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C. Wright Mills on Knowledge, Power, and the Moral Duty of the Intellectual

An eminent and brilliant sociologist C. Wright Mills (1916-1962) was deeply concerned with the responsibilities of social scientists in the post-World War II (American) society. Therefore he advocated for engagement of intellectuals in public life in contrast to merely conducting distant observations. … Continue reading

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Probably the best “Acknowledgments” ever (4)

  “This work has been carried out despite the economical difficulties of the authors’ country. The authors want to overall remark the clear contribution of the Spanish Government in destroying the R&D horizon of Spain and the future of a … Continue reading

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Economic Sociology, Homo Economicus, and Performativity of Economics

It is never too late, nor too early, to reread and contemplate a good theory. For example, to mull over Michel Callon’s programmatic statement about the performativity of economics, presented two decades ago in the introduction to The Laws of the Markets: … Continue reading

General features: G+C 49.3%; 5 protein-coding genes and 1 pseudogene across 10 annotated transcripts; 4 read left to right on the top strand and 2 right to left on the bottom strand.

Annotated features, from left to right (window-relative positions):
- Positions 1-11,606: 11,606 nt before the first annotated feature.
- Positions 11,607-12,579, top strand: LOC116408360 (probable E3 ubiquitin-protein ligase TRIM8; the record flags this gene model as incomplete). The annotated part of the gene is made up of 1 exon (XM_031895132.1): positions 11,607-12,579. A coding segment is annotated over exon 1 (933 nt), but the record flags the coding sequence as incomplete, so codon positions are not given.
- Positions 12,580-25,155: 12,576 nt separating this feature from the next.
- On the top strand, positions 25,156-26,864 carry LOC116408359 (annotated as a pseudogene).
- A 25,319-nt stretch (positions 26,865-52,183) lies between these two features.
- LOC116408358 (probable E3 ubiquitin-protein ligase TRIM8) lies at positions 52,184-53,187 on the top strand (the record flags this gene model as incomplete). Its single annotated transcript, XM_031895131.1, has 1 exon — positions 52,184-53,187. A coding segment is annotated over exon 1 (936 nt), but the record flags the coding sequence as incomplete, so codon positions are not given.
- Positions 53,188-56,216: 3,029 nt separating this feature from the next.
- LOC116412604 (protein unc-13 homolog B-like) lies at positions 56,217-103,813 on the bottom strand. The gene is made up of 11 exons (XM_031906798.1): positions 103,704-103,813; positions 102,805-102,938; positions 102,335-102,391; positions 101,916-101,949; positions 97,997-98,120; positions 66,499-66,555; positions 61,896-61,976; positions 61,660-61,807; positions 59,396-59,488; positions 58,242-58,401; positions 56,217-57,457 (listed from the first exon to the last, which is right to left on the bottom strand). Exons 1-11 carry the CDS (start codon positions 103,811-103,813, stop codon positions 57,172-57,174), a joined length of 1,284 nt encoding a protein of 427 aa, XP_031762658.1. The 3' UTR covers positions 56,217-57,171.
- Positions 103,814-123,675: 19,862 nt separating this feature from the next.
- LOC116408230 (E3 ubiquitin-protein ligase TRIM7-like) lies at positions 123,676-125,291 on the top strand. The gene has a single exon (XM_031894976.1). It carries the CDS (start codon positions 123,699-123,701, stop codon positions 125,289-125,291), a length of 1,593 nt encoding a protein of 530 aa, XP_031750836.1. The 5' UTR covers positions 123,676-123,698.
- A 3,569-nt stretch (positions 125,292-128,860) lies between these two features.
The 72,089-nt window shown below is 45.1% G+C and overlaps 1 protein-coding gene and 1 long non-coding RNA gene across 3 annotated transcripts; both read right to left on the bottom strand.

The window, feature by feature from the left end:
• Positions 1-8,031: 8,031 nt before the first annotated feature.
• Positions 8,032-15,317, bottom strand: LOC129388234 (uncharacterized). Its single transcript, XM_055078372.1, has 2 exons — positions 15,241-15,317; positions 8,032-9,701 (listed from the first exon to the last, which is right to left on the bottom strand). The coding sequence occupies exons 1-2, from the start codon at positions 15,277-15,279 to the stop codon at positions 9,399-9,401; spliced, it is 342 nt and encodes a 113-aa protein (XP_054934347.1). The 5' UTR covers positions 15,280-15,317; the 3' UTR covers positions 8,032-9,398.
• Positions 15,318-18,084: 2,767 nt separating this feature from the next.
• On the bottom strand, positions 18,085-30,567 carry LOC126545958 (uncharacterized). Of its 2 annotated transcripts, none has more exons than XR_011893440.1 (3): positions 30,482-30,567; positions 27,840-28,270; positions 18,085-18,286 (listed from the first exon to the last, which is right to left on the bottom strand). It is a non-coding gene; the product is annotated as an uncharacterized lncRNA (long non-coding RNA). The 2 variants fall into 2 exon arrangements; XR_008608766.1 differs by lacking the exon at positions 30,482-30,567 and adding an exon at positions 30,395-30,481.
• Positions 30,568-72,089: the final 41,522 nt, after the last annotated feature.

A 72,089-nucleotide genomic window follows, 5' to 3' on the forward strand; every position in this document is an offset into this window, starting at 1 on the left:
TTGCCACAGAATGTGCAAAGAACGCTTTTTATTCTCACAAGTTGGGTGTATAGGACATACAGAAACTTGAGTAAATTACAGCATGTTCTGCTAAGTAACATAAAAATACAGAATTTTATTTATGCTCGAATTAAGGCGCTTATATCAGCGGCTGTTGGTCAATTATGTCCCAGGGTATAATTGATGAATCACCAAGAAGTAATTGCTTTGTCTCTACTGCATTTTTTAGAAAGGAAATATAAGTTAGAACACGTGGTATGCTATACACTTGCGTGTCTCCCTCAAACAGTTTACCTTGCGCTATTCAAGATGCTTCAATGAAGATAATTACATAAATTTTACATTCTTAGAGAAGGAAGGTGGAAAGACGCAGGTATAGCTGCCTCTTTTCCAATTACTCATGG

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Free to Choose: Hayek’s Road to Fascism

Friedrich Hayek – one of the protagonists and scholastic machinists of Neoliberalism, quite clearly positioned himself in regard to the following subject matter: “No doubt an American or English “Fascist” system would greatly differ from the Italian or German models; no … Continue reading

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Gramsci on the State, the Proprietorial Class, and the Sovereign Laws of Capitalism

“In the sphere of general capitalist activity, even the worker operates on the plane of free competition, is a citizen-individual. But the starting conditions of the struggle are not equal for all, at the same time: the existence of private … Continue reading

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Reading on Karl Marx’s 200th anniversary

There’s nothing like marking Karl Marx’s bicentenary reading these “Red” newspapers! 😉 And, read “Karl Marx@200: Debating Capitalism and Perspectives for the Future of Radical Theory“, an interesting Communication, Capitalism & Critique (open-access) special issue, featuring thought- and action-provoking articles by David … Continue reading

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Human Being in the ATM called New York

Newsstand, 7th Ave & 28th St intersection, Manhattan, New York City, USA (photo courtesy of Professor Darren Rosenblum)  *** Join Economic Sociology and Political Economy community via Facebook / Twitter / LinkedIn / Google+ / Instagram / Tumblr / Reddit / Telegram